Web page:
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Chakravarthi Padmanabhan Ramanujam was an Indian mathematician. He is famous for his works in the fields
of number theory and algebraic geometry.
Life of Ramanujam:
C. P. Ramanujam was born on 9th January 1938 in Madras to Chakravarthi
Srinivasa Padmanabhan. He was the eldest of the seven children. Ramanujam finished his schooling from
Madras and joined Loyola College there in the year 1952 with specialization in mathematics. During this
time, he was encouraged by Father Racine, a missionary who became his teacher and friend. Under his
encouragement and recommendation, Ramanujam applied to the graduate school in the TATA Institute of
Fundamental Research (TIFR) in Bombay and was admitted to TIFR.
Career of Ramanujam:
Ramanujam set out for Mumbai to pursue
his interest in mathematics. He and his school mate Raghavan Narasimhm and S. Ramanan joined TIFR. During
that time, there was a tradition for some graduate students to write up the notes of each course of
lectures. During that time, he showed great efforts and interest in using his analytical mind to create
notes and information. His doctoral advisor, K. G. Ramanathan stated that Ramanujam displayed versatility
and depth in mathematics during his two years of stay there. During that time, however, he was frustrated
due to inaccurate results proportionate to his mathematical breadth and depth. This led his guide to
suggest him to begin working on a problem relating to the work of the great German number theorist C. L.
Siegel. His insight and knowledge finally bore fruit and he solved the long outstanding problem relating
to the work of the great German number theorist C. L. Siegel. He then took up Waring’s problem in
algebraic number fields and got interesting results. In recognition of his work and his contribution to
the Number Theory, the Institute promoted him as the associate professor. He then wrote his thesis in the
year 1966 and took his doctoral examination in the year 1967. Ramanujam also started teaching himself
Garman, Italian, Russian and French so that he could study mathematical works in their original form.
Ramanujam had the capability to motivate people easily with his passion for mathematics and he
used to freely give time and knowledge to whoever sought of him. Ramanujam also had interest in music and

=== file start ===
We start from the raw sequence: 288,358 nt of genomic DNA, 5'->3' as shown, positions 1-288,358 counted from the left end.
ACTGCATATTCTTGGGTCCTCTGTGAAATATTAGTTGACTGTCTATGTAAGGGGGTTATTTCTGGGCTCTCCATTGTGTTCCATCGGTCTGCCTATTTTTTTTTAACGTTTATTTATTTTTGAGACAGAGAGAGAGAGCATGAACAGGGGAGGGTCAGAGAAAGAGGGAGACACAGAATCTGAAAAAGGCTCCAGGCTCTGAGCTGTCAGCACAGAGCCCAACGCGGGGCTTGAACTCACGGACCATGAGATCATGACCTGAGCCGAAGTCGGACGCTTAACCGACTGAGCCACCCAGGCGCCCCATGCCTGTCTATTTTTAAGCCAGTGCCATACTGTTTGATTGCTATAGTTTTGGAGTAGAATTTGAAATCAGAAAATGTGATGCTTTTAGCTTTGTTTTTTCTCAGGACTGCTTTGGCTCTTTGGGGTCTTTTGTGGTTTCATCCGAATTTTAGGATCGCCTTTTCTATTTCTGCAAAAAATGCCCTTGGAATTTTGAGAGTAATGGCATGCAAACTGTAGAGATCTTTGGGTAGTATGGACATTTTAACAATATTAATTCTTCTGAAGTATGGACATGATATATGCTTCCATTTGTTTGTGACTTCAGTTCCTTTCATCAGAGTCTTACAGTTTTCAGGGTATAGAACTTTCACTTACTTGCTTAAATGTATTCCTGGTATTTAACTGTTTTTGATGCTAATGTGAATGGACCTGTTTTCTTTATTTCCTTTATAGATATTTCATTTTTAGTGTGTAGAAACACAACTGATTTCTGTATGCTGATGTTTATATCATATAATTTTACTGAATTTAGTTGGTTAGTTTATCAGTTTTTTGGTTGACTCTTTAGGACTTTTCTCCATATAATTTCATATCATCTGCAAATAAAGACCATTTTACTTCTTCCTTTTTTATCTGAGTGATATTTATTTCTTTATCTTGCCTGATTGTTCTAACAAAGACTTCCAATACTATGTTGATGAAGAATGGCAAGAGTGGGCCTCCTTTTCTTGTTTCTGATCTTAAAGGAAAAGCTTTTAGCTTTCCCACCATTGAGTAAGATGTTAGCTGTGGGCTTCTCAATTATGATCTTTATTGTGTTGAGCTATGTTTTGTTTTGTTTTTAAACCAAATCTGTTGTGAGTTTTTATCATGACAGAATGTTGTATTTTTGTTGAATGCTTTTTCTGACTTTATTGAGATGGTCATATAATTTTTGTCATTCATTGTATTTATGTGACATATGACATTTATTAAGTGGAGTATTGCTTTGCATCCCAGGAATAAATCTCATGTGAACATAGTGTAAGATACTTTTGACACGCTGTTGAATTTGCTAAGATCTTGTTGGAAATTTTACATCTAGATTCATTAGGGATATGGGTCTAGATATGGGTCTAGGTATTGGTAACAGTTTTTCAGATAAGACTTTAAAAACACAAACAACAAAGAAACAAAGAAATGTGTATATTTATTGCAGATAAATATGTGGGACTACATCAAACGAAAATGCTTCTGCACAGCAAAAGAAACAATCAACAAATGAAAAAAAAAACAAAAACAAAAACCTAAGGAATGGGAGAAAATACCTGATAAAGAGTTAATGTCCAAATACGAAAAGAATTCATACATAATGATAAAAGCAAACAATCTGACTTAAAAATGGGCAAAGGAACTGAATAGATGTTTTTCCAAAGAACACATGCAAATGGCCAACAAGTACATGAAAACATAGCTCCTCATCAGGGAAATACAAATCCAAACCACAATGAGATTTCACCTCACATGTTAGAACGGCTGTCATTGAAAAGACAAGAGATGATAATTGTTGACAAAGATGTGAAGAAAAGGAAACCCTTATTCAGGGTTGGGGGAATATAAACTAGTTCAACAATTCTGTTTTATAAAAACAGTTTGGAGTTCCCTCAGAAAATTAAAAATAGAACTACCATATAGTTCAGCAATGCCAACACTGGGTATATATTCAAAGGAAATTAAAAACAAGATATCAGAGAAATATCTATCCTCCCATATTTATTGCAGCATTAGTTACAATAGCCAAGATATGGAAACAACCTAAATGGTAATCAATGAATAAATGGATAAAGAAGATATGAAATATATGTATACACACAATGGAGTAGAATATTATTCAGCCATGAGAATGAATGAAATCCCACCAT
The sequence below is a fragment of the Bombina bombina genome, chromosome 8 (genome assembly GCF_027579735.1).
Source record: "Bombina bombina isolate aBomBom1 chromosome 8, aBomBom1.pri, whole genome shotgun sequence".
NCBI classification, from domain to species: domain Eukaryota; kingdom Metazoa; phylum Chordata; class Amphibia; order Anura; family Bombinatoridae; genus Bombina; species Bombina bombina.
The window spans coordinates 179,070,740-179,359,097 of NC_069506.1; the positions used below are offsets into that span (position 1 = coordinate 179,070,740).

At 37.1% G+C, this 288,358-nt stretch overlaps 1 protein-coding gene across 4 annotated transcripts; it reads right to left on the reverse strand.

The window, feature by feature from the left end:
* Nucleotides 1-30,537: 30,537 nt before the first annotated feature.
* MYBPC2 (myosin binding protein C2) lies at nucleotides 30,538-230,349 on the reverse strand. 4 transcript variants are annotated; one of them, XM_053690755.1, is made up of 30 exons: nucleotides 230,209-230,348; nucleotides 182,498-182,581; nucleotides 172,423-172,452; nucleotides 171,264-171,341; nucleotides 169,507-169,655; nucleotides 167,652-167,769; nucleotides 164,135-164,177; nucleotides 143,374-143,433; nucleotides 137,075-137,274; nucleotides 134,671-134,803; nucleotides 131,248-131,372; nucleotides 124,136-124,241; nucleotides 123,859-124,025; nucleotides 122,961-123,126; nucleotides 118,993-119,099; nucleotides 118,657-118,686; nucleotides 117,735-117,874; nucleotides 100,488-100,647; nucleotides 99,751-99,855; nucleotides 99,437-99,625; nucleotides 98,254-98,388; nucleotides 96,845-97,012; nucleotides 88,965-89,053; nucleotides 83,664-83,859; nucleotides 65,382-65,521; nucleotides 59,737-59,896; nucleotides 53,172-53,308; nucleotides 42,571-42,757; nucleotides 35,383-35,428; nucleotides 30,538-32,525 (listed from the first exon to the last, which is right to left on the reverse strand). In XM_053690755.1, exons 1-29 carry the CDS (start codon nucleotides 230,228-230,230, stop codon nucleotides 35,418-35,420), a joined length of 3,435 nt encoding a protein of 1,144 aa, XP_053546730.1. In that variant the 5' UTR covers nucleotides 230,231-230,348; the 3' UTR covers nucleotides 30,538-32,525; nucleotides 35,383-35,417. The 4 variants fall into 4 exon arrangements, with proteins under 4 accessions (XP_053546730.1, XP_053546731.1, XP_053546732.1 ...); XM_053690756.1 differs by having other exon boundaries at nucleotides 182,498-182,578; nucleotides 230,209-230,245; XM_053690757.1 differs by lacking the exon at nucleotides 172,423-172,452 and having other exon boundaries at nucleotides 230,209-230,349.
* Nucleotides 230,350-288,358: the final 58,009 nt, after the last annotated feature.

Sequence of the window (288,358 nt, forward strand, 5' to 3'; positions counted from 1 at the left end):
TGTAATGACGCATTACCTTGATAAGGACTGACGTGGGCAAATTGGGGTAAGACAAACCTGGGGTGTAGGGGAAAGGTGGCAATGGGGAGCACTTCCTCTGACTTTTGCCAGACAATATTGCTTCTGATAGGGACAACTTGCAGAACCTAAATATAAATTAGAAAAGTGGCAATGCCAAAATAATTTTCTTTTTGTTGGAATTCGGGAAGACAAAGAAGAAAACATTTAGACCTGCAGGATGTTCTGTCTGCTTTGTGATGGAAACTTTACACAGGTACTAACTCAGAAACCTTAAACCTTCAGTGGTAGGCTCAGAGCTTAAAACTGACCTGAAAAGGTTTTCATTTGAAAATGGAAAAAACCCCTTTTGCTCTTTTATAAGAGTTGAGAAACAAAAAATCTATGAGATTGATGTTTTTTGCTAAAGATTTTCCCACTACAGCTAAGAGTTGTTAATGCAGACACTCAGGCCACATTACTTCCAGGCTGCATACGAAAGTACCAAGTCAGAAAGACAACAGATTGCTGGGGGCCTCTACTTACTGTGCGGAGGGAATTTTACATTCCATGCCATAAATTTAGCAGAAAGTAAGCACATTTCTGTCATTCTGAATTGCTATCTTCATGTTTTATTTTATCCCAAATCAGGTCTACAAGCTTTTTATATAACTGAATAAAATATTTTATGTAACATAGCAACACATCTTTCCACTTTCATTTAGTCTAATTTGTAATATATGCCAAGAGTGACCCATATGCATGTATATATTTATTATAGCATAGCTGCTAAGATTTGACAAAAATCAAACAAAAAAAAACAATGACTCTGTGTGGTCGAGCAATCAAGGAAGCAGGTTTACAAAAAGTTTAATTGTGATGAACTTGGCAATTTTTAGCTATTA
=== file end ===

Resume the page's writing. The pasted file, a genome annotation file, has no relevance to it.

In between the years 1964 and 1968, he was making great strides in Number theory and
his contacts with Shafarevich and Mumford led him on to Algebraic Geometry. In the year 1964, based on
his participation in the International Colloquium on Differential Analysis, he earned the respect of
Grothendieck and Mumford who invited him to Paris and Harvard. Ramanujam accepted the invitation and was
in Paris for a brief period. However, due to overwork he suffered from illness. He was diagnosed with
schizophrenia in the year 1964 and with severe depression and later left Paris for Chennai. He then
resigned from his post in Mumbai in the year 1965 after a bout of illness and secured a tenured position
as a professor in Chandigarh in Punjab. Ramanujam then stayed in Chandigarh for only eight months and
after that returned to Chennai for his treatment. However TIFR was his real home and he was back there
again on June 1965. In the year 1970 again, Ramanujam sent his resignation to TIFR but the institute
would not take it seriously. During this time, Mumford invited Ramanujam, to University of Warwick as a
visiting professor during the Algebraic Geometry year. Ramanujam also had a short tenure in Turin which
he widely appreciated and accepted. Ramanujam was elected a Fellow of the Indian Academy of Sciences in
the year 1973.
After he was back in India after his year at the University of Warwick,
Ramanujam requested for a professorship in the Tata Institute but to make tenable in their Bangalore
campus. Ramanujam was then put on charge of a new branch dealing with applied mathematics in
Bangalore. He settled down in Bangalore but again due to the bouts of depression caused by his illness,
he tried to leave the institute and obtain a university teaching post. During one of those attacks, he
tried to take his life but was rescued in time. Later then in one evening on 27th October 1974, after a
lively discussion with a visiting foreign professor Ramanujam took his life with an overdose of
barbiturates. Ramanujam was barely thirty seven during his death.